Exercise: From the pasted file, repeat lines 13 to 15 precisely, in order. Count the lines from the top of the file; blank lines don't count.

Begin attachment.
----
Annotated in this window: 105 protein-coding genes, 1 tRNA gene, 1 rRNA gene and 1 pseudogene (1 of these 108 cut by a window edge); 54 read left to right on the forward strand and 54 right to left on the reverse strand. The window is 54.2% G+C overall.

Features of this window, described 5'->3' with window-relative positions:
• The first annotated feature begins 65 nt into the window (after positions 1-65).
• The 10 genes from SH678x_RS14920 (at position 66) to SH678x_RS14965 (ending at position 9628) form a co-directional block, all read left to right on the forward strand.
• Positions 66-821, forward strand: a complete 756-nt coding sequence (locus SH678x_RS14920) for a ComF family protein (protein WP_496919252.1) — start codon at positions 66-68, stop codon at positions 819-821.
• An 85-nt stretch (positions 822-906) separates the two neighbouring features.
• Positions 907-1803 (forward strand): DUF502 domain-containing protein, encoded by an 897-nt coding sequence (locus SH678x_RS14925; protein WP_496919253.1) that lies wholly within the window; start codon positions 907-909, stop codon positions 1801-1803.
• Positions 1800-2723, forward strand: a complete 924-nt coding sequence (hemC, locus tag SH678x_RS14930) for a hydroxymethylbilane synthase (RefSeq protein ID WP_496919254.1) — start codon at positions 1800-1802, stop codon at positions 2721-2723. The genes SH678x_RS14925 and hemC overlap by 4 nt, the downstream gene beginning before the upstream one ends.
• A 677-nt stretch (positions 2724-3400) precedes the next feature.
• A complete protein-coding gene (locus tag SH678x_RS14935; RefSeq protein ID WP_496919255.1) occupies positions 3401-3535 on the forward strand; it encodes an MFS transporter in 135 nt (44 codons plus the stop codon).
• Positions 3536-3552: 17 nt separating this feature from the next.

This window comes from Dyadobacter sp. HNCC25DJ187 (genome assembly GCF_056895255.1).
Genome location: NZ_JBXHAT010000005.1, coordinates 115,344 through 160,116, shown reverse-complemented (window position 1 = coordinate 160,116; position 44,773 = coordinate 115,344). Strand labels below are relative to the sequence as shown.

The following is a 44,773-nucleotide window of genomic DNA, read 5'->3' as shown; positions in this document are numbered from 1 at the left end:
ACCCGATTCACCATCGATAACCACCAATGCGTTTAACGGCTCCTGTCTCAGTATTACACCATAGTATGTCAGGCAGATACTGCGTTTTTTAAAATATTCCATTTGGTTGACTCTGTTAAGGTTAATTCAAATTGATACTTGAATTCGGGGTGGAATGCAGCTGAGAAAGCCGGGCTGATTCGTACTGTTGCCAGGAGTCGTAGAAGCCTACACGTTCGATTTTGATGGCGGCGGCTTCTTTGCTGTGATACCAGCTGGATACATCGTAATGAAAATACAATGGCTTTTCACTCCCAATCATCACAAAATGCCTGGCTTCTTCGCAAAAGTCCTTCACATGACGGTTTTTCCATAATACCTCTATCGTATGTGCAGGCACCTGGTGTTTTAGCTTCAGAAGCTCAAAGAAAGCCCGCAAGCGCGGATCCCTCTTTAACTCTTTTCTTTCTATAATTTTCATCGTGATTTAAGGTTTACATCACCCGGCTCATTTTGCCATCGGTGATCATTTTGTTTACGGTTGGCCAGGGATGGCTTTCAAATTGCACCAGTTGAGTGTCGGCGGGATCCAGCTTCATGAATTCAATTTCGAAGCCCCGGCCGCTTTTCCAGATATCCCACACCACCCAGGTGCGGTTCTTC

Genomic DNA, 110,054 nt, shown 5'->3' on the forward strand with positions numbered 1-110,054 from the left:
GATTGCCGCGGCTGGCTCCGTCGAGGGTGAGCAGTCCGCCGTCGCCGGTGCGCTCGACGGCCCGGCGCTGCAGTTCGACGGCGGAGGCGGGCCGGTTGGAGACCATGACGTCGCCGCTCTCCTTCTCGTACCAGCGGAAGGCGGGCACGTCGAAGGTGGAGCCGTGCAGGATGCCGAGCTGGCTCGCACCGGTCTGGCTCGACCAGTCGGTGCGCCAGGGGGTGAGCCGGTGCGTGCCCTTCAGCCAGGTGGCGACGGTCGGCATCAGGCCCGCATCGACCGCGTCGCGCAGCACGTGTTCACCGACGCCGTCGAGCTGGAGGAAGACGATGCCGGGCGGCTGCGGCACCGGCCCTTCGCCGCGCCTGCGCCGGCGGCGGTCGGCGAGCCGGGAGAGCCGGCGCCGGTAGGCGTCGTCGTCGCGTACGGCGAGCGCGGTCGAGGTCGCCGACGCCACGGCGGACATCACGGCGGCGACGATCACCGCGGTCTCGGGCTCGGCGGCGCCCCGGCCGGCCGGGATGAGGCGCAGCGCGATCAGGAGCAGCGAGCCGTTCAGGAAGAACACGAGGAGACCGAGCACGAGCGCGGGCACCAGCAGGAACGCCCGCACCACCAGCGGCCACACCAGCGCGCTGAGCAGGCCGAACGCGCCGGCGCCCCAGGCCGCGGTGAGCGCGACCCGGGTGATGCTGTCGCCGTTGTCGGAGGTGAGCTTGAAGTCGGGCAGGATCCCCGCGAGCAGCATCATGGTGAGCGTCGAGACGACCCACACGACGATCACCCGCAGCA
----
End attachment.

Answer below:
Genome location: NZ_JBXHAT010000005.1, coordinates 115,344 through 160,116, shown reverse-complemented (window position 1 = coordinate 160,116; position 44,773 = coordinate 115,344). Strand labels below are relative to the sequence as shown.

The following is a 44,773-nucleotide window of genomic DNA, read 5'->3' as shown; positions in this document are numbered from 1 at the left end:
ACCCGATTCACCATCGATAACCACCAATGCGTTTAACGGCTCCTGTCTCAGTATTACACCATAGTATGTCAGGCAGATACTGCGTTTTTTAAAATATTCCATTTGGTTGACTCTGTTAAGGTTAATTCAAATTGATACTTGAATTCGGGGTGGAATGCAGCTGAGAAAGCCGGGCTGATTCGTACTGTTGCCAGGAGTCGTAGAAGCCTACACGTTCGATTTTGATGGCGGCGGCTTCTTTGCTGTGATACCAGCTGGATACATCGTAATGAAAATACAATGGCTTTTCACTCCCAATCATCACAAAATGCCTGGCTTCTTCGCAAAAGTCCTTCACATGACGGTTTTTCCATAATACCTCTATCGTATGTGCAGGCACCTGGTGTTTTAGCTTCAGAAGCTCAAAGAAAGCCCGCAAGCGCGGATCCCTCTTTAACTCTTTTCTTTCTATAATTTTCATCGTGATTTAAGGTTTACATCACCCGGCTCATTTTGCCATCGGTGATCATTTTGTTTACGGTTGGCCAGGGATGGCTTTCAAATTGCACCAGTTGAGTGTCGGCGGGATCCAGCTTCATGAATTCAATTTCGAAGCCCCGGCCGCTTTTCCAGATATCCCACACCACCCAGGTGCGGTTCTTC